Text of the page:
Barnfield's Poems/Cynthia/Sonnets

From Wikisource
Jump to navigation Jump to search

Barnfield's Poems Deco Page 053.png



SPorting at fancie, setting light by loue,
There came a theefe, and stole away my heart,
(And therefore robd me of my chiefest part)
Yet cannot Reason him a felon proue.
For why his beauty (my hearts thiefe) affirmeth,
Piercing no skin (the bodies fensiue wall)
And hauing leaue, and free consent withall,
Himselfe not guilty, from loue guilty tearmeth,
Conscience the Iudge, twelue Reasons are the Iurie,
They finde mine eies the be[a]utie t' haue let in,
And on this verdict giuen, agreed they bin,
VVherefore, because his beauty did allure yee,
Your Doome is this: in teares still to be drowned,
VVhen his faire forehead with disdain is frowned.



BE[a]uty and Maiesty are falne at ods,
Th'one claimes his cheeke, the other claimes his chin;
Then Vertue comes, and puts her title in.
(Quoth she) I make him like th'immortall Gods.
(Quoth Maiestie) I owne his lookes, his Brow,
His lips, (quoth Loue) his eies, his faire is mine.
And yet (quoth Maiesty) he is not thine,
I mixe Disdaine with Loues congealed Snow.
I, but (quoth Loue) his lockes are mine (by right)
His stately gate is mine (quoth Maiestie,)
And mine (quoth Vertue) is his Modestie.
Thus as they striue about this heauenly wight,
At last the other two to Vertue yeeld,
The lists of Loue, fought in faire Beauties field.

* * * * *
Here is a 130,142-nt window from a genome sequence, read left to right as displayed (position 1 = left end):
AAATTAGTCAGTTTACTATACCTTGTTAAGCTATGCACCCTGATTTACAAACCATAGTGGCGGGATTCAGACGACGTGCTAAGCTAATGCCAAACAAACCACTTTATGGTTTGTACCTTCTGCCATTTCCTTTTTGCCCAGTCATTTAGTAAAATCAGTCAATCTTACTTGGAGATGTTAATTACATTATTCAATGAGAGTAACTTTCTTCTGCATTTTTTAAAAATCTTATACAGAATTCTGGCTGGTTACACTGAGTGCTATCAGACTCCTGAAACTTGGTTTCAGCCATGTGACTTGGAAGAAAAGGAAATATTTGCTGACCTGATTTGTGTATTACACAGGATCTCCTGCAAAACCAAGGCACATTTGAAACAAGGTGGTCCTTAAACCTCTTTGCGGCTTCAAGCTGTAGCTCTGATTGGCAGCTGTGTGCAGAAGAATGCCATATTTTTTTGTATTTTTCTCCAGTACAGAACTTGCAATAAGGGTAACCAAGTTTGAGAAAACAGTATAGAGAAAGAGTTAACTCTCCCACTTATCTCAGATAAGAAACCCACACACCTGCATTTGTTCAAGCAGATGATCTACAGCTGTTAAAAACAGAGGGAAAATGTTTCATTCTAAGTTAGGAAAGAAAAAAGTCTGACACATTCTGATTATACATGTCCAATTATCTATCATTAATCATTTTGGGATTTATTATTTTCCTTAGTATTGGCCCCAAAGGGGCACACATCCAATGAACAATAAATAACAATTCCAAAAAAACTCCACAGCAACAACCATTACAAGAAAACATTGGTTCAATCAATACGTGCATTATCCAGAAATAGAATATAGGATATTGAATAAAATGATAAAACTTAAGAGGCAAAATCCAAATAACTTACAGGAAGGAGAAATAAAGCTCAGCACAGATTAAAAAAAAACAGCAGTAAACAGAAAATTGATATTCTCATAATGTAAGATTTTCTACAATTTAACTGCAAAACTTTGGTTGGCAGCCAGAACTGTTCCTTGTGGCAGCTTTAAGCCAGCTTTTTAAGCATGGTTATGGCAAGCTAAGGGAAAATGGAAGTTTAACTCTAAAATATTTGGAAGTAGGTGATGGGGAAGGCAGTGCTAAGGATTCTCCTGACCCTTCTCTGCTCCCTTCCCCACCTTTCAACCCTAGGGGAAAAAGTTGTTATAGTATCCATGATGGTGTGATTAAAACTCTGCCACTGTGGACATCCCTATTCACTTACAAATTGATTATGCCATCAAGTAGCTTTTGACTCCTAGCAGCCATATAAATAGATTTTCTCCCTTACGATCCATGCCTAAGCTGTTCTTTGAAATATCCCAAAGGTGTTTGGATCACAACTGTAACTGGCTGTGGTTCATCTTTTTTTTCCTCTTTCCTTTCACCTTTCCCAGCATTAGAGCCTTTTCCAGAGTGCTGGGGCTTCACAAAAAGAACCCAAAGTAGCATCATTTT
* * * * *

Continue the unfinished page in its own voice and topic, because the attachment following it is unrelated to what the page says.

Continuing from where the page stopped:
THe Stoicks thinke, (and they come neere the truth,)
That vertue is the chiefest good of all,
The Academicks on Idea call.
The Epicures in pleasure spend their youth,
The Perrepatetickes iudge felicitie,
To be the chiefest good aboue all other,
One man, thinks this: and that conceaues another:
So that in one thing very few agree.
Let Stoicks haue their Vertue if they will,
And all the rest their chiefe-supposed good,
Let cruell Martialists delight in blood,
And Mysers ioy their bags with gold to fill:
My chiefest good, my chiefe felicity,
Is to be gazing on my loues faire eie.



TWo stars there are in one faire firmament,
(Of some intitled Ganymedes sweet face),
VVhich other stars in brightnes doe disgrace,
As much as Po in clearenes passeth Trent.
Nor are they common natur'd stars: for why,
These stars when other shine vaile their pure light,
And when all other vanish out of sight,
They adde a glory to the worlds great eie.
By these two stars my life is onely led,
In them I place my ioy, in them my pleasure,
Loue's piercing Darts, and Natures precious treasure
With their sweet foode my fainting soule is fed:
Then when my sunne is absent from my sight
How can it chuse (with me) but be dark night?


IT is reported of faire Thetis Sonne,
(Achilles famous for his chiualry,
His noble minde and magnanimity,)
That when the Troian wars were new begun,
Whos'euer was deepe-wounded with his speare,
Could neuer be recured of his maime,
Nor euer after be made whole againe:
Except with that speares rust he holpen were.
Euen so it fareth with my fortune now,
Who being wounded with his piercing eie,
Must either thereby finde a remedy,
Or els to be releeu'd, I know not how.
Then if thou hast a minde still to annoy me,